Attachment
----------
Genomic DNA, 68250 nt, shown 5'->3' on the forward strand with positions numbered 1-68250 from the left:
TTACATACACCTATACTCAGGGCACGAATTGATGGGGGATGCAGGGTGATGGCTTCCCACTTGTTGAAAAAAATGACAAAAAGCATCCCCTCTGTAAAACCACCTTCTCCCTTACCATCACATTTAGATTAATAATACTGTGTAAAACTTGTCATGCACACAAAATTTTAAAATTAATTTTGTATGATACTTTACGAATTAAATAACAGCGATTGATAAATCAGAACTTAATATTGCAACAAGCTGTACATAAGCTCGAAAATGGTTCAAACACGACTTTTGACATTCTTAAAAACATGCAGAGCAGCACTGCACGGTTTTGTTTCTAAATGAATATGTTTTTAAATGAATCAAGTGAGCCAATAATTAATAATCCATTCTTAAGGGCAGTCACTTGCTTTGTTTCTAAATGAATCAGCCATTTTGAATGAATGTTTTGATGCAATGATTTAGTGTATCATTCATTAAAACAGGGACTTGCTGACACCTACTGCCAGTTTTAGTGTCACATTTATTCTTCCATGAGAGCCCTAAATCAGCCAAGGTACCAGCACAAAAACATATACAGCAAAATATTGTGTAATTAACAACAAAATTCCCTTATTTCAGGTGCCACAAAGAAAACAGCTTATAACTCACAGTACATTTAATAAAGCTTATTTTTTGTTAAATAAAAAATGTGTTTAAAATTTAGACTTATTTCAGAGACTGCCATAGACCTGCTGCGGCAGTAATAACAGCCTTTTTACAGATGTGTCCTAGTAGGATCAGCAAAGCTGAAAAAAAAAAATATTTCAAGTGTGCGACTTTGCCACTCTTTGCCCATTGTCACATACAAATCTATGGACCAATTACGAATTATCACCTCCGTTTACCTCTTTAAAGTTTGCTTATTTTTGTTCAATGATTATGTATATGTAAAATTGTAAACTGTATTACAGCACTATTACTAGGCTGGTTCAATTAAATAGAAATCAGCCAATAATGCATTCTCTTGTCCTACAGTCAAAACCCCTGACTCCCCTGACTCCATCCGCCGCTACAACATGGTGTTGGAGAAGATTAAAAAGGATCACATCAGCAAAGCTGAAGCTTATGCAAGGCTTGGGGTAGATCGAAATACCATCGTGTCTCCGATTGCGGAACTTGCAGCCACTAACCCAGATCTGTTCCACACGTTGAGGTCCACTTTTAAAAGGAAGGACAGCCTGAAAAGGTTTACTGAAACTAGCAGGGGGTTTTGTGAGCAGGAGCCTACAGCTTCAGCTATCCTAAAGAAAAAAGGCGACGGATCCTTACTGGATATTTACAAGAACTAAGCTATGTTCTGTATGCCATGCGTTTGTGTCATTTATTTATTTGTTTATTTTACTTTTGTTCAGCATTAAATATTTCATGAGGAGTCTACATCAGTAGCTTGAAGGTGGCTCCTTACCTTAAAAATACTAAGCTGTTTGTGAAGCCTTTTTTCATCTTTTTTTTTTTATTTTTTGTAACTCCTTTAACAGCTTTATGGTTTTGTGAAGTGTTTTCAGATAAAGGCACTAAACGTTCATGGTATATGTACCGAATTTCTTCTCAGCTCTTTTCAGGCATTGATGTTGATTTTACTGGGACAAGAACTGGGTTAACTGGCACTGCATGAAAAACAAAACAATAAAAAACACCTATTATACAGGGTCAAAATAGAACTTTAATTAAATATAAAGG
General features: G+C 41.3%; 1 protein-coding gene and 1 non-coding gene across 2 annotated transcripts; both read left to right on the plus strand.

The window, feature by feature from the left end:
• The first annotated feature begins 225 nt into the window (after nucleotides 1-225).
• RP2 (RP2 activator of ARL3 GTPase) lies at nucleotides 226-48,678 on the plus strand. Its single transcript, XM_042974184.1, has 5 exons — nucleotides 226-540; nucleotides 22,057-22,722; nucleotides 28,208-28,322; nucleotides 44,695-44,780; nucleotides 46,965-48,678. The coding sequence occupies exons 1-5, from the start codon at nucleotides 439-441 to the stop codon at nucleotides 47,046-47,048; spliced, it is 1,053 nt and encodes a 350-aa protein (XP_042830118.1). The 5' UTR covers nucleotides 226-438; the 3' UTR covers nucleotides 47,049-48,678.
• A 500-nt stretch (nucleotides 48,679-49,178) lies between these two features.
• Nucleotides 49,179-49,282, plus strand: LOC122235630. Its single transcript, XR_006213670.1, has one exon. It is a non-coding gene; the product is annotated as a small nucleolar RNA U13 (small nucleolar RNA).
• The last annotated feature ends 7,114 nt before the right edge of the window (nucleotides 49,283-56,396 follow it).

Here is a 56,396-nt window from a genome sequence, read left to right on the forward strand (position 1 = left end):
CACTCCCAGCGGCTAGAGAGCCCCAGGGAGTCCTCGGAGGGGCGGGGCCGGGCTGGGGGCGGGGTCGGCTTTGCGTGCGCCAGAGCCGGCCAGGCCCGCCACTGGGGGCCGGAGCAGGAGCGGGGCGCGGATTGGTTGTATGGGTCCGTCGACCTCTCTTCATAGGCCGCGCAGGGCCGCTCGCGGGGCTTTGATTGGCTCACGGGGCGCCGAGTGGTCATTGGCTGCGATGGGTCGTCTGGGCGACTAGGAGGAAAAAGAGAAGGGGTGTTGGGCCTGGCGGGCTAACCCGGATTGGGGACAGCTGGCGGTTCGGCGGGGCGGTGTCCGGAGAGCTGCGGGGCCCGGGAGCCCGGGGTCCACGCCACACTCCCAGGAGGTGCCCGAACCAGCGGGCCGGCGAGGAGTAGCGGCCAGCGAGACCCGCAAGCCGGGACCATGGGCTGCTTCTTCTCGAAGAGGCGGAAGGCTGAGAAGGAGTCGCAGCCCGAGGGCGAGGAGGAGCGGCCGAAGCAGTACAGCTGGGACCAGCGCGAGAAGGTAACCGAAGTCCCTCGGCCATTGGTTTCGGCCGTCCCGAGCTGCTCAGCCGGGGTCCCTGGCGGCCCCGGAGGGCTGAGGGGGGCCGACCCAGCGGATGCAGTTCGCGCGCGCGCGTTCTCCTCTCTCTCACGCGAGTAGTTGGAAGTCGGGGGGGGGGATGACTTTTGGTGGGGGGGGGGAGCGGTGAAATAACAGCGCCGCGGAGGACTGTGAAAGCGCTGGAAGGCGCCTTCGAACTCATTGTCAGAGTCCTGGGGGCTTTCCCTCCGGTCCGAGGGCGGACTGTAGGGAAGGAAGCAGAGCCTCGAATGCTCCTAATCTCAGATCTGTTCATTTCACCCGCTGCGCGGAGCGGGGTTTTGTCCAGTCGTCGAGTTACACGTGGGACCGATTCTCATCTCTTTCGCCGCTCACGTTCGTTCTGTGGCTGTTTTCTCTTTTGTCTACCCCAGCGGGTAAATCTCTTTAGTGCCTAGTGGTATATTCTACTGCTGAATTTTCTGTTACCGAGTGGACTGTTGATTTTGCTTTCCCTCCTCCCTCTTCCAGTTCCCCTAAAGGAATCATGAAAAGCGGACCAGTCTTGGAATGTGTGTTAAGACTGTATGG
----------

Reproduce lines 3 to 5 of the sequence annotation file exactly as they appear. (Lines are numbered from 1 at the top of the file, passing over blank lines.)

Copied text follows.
General features: G+C 41.3%; 1 protein-coding gene and 1 non-coding gene across 2 annotated transcripts; both read left to right on the plus strand.

The window, feature by feature from the left end:
• The first annotated feature begins 225 nt into the window (after nucleotides 1-225).